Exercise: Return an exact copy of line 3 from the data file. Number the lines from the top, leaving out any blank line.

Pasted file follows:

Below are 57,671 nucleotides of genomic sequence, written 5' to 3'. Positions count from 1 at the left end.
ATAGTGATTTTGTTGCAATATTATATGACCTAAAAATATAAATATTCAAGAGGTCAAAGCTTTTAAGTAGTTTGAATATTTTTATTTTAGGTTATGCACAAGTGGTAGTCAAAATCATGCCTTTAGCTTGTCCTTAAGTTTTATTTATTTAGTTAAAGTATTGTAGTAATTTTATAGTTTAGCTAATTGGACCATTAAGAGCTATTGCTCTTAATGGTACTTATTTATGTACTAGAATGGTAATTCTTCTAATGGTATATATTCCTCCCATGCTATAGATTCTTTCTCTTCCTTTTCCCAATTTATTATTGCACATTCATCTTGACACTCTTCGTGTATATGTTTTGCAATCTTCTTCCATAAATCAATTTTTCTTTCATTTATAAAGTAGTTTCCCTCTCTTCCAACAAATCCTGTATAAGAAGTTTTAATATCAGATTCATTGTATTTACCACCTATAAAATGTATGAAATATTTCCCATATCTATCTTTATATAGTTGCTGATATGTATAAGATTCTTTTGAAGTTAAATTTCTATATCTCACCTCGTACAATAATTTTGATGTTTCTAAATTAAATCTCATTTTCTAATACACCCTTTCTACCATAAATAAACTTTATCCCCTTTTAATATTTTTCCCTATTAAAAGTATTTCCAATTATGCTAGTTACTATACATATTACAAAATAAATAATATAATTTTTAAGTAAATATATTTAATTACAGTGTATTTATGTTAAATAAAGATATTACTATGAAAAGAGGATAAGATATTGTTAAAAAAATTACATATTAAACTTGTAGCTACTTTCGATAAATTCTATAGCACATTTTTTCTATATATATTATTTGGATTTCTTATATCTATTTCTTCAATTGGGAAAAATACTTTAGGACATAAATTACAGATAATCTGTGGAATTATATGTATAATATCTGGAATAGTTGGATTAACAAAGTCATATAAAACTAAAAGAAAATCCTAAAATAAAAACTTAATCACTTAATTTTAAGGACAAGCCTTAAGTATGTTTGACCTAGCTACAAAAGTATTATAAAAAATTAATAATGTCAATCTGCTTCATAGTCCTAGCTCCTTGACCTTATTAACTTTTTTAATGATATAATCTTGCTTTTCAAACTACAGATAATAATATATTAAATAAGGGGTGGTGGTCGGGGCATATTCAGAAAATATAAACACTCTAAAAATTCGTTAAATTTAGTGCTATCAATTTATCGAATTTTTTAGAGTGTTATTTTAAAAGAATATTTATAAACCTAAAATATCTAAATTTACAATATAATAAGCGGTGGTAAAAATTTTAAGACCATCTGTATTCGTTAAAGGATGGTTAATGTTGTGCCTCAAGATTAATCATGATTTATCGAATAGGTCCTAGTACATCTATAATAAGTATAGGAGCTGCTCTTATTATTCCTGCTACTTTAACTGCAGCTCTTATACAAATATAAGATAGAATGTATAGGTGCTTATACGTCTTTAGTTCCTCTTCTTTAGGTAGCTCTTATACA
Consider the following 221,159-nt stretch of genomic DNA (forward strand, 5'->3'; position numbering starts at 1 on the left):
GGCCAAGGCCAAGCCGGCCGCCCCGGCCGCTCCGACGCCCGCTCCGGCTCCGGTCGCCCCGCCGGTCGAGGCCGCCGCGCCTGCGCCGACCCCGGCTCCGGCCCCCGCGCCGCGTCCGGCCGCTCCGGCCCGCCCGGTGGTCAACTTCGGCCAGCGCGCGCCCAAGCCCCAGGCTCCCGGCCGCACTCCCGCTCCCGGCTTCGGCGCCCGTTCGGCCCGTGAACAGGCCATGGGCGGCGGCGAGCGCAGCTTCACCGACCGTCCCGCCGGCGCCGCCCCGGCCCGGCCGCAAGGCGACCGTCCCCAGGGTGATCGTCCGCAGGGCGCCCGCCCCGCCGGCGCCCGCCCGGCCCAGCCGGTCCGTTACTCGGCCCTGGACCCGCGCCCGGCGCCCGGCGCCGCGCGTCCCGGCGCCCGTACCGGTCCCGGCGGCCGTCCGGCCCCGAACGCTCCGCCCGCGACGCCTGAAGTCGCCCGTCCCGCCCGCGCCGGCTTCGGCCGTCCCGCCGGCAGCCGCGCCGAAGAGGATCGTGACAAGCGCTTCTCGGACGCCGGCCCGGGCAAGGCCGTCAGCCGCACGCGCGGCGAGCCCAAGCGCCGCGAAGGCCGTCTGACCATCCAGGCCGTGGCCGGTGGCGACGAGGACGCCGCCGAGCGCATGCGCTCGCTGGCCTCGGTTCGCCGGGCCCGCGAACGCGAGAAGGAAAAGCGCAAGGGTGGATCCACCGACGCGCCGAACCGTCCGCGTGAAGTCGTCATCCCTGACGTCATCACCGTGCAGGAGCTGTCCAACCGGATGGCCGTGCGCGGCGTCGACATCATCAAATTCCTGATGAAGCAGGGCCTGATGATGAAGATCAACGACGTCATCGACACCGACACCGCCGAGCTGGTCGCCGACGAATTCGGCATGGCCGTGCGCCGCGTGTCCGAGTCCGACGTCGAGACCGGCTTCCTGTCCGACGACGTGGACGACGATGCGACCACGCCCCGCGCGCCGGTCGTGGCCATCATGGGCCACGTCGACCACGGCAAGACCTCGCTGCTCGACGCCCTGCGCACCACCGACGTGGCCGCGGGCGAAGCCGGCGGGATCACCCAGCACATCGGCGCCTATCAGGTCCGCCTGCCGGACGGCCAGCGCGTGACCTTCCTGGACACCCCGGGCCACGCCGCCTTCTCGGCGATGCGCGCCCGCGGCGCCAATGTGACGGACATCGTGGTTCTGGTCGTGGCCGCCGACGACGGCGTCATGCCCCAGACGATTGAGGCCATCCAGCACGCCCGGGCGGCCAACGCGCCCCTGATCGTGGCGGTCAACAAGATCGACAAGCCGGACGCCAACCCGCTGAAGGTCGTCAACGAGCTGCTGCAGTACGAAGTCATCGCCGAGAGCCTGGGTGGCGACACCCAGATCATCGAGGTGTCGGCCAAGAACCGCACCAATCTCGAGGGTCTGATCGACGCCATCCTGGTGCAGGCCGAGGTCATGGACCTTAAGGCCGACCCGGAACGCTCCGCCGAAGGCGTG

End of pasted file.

Consider the following 221,159-nt stretch of genomic DNA (forward strand, 5'->3'; position numbering starts at 1 on the left):